The US has got hold of two notorious members of the Islamic State's hostage taking cell, and will put them through a trial. The British terror operatives brought to the US are Alexanda Amon Kotey, 36, and El Shafee Elsheikh, 32.
The two, who had failed in their bid to escape to Turkey from Iraq, were captured by the US-allied Kurdish forces. They were held in custody by the US forces in Iraq as Washington and London settled a dispute over their custody.
The two Isis terrorists as crucial links to the several incidents of hostage taking and public beheadings that happened throughout the early years of the Syrian war and the rise of the Islamic Caliphate Under Abu Bakr al-Baghdadii.
"These charges are the product of many years of hard work in pursuit of justice for our citizens slain by ISIS ... Although we cannot bring them back, we can and will seek justice for them, their families, and for all Americans," Attorney General William Barr said in a statement, according to the VOA.
Dreaded 'Beatles Behind Gruesome Beheadings
However, in a travesty of justice, it turns out that Kotey and Elsheikh will not face the maximum punishment in the US if found guilty. The UK agreed to their repatriation to the US after Washington agreed that the prosecutors will not seek death penalty for them.
Yet, the families of the US victims of the Isis hostage taking group known as The Beatles said they welcomed the development. "Now our families can pursue accountability for these crimes against our children in a U.S. court," the families said in a statement.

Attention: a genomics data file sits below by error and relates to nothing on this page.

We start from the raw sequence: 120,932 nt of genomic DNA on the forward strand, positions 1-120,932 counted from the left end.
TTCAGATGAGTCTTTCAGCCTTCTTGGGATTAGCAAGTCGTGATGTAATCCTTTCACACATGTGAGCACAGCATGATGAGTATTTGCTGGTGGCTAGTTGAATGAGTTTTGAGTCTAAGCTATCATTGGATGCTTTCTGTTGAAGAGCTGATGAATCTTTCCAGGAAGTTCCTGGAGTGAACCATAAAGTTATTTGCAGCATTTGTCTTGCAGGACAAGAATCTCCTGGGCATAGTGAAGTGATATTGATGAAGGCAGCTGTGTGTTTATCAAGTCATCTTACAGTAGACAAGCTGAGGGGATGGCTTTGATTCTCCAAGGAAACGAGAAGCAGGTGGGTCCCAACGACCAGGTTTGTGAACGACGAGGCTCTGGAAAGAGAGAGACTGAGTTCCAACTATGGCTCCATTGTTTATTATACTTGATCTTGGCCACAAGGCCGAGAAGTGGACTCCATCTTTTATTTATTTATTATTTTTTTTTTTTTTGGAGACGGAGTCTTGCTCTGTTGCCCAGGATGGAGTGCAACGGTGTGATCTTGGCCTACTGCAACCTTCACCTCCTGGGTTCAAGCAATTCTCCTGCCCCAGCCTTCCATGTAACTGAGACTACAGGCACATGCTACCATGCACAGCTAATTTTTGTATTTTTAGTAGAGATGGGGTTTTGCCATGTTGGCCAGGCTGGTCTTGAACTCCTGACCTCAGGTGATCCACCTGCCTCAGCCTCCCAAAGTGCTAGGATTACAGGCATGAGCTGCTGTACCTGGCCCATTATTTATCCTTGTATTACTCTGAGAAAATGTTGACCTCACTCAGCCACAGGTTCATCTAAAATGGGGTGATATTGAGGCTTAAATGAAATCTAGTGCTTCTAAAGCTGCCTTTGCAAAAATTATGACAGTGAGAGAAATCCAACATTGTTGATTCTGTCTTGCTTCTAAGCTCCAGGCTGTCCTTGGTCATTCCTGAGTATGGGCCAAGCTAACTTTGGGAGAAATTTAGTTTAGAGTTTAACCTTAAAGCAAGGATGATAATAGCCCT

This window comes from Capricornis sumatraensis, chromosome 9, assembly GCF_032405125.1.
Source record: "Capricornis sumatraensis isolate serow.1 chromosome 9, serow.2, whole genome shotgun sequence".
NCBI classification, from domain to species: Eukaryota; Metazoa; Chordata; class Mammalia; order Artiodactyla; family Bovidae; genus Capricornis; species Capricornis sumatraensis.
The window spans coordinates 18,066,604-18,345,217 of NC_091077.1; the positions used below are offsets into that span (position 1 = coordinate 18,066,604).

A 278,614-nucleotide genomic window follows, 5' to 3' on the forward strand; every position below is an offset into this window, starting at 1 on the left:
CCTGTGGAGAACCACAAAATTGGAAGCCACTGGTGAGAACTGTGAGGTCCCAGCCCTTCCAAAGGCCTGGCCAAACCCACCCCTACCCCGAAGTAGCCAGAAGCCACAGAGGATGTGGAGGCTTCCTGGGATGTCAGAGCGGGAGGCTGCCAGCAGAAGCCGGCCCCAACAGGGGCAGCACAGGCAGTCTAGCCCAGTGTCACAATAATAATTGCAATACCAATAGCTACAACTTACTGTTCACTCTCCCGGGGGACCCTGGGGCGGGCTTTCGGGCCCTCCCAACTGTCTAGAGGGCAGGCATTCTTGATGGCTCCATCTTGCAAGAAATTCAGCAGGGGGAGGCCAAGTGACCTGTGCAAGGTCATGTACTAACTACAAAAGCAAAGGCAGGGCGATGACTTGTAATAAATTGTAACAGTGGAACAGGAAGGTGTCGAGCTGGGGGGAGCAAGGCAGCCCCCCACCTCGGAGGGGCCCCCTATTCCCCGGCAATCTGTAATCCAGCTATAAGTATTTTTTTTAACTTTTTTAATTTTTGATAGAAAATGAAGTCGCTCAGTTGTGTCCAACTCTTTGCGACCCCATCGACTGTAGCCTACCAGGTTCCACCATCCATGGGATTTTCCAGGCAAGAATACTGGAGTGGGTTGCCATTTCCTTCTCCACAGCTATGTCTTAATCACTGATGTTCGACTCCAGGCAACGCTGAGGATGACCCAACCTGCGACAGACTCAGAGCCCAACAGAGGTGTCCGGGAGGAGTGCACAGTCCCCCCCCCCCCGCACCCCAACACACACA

The American victims of the dreaded Isis terror were journalists James Foley and Steven Sotloff and aid workers Peter Kassig and Kayla Mueller -- all who were beheaded by the Caliphate terrorists.
The Beatles were led by Briton Mohammed Emwazi, who was killed in a U.S. drone strike in Syria in November 2015. Emwazi, known as 'Jihadi John', appeared in several chilling beheading videos. Another memebr of the deraneged terro group was arrested and convicted of terrorism charges in Turkey.
"Today, we remember the victims, Jim Foley, Steven Sotloff, Peter Kassig, and Kayla Mueller, and their families who are forever affected by these senseless acts of violence ... These families have suffered with the painful loss of their loved ones at the hands of brutal killers; today's charges demonstrate the FBI's dedication and commitment to giving them the justice they deserve," FBI Director Christopher Wray said.